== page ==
Taming e-mail means training the senders to put the burden of quality back on themselves.

How You Can Send Better E-Mail

What's the best way to train everyone around you to better e-mail habits? You guessed it: You go first. First, you say, "In order for me to make you more productive, I'm going to adopt this new policy to lighten your load." Demonstrate a policy for a month, and if people like it, ask them to start doing it too.

  • Use a subject line to summarize, not describe. People scan their inbox by subject. Make your subject rich enough that your readers can decide whether it's relevant. The best way to do this is to summarize your message in your subject.

Bad Subject Line
Subject: Deadline discussion

Good Subject Line
Subject: Recommend we ship product April 25th

  • Give your reader full context at the start of your message. Too many messages forwarded to you start with an answer--"Yes! I agree. Apples are definitely the answer"--without offering context. We must read seven included messages, notice that we were copied, and try to figure out what apples are the answer to. Even worse, we don't really know if we should care. Oops! We just noticed there are ten messages about apples. One of the others says "Apples are definitely not the answer." And another says, "Didn't you get my message about apples?" But which message was sent first? And which was in response to which? ARGH!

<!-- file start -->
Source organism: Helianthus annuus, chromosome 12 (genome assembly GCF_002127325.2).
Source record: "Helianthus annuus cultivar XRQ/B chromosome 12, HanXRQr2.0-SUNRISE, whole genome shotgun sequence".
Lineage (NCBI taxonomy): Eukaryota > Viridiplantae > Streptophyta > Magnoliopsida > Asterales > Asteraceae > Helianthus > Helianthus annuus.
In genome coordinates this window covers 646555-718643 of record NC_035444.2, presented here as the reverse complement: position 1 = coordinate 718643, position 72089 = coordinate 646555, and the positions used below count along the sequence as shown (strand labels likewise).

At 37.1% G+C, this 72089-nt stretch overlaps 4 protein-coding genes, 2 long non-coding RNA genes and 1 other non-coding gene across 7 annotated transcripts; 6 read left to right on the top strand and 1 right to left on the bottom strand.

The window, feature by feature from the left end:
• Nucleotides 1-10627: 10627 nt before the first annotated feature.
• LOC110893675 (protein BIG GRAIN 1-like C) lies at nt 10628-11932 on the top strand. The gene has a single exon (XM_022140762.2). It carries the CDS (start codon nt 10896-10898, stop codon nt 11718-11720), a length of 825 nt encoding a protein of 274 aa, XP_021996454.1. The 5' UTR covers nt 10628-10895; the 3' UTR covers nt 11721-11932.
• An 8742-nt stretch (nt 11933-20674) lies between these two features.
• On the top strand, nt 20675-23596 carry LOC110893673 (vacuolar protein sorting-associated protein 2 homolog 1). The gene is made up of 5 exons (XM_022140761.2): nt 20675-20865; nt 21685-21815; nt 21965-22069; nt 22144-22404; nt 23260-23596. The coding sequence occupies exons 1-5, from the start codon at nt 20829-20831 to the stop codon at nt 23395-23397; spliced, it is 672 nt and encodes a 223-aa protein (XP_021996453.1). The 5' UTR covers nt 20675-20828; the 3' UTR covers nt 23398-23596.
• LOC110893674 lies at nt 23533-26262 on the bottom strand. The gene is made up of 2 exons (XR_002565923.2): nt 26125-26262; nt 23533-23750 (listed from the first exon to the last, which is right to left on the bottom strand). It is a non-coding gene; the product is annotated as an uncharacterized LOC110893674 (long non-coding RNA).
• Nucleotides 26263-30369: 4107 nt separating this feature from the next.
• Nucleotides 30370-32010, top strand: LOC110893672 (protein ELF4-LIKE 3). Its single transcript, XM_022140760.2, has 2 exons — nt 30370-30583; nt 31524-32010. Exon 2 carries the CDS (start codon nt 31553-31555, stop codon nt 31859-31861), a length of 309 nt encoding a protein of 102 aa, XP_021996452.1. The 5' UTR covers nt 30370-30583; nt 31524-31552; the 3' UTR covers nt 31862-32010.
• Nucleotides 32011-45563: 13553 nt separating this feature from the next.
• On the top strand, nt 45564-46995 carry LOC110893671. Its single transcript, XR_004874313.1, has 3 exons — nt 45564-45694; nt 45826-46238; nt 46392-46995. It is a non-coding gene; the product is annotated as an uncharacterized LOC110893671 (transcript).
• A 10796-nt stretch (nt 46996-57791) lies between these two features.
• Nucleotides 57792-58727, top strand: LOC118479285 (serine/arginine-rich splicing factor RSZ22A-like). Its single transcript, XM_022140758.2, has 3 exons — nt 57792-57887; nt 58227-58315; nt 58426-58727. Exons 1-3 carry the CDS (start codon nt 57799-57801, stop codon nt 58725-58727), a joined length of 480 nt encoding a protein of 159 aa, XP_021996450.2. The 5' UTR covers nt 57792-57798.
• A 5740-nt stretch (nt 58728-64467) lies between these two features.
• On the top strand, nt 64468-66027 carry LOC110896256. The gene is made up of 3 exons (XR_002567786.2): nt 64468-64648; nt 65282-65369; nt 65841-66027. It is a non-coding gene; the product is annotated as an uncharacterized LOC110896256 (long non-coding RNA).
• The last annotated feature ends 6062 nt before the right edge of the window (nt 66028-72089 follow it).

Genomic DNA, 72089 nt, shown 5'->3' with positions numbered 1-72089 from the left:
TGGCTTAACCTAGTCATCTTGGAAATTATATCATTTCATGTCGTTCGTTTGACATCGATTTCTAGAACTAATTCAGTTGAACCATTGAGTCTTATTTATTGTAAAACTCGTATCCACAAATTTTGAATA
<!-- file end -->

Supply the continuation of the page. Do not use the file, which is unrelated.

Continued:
It's very, very difficult to get to the core of the issue.

You're probably sending e-mail because you're deep in thought about something. Your reader is too, only they're deep in thought about something else. Even worse, in a multiperson conversation, messages and replies may arrive out of order. And no, it doesn't help to include the entire past conversation when you reply; it's rude to force someone else to wade through ten screens of messages because you're too lazy to give them context. So, start off your messages with enough context to orient your reader.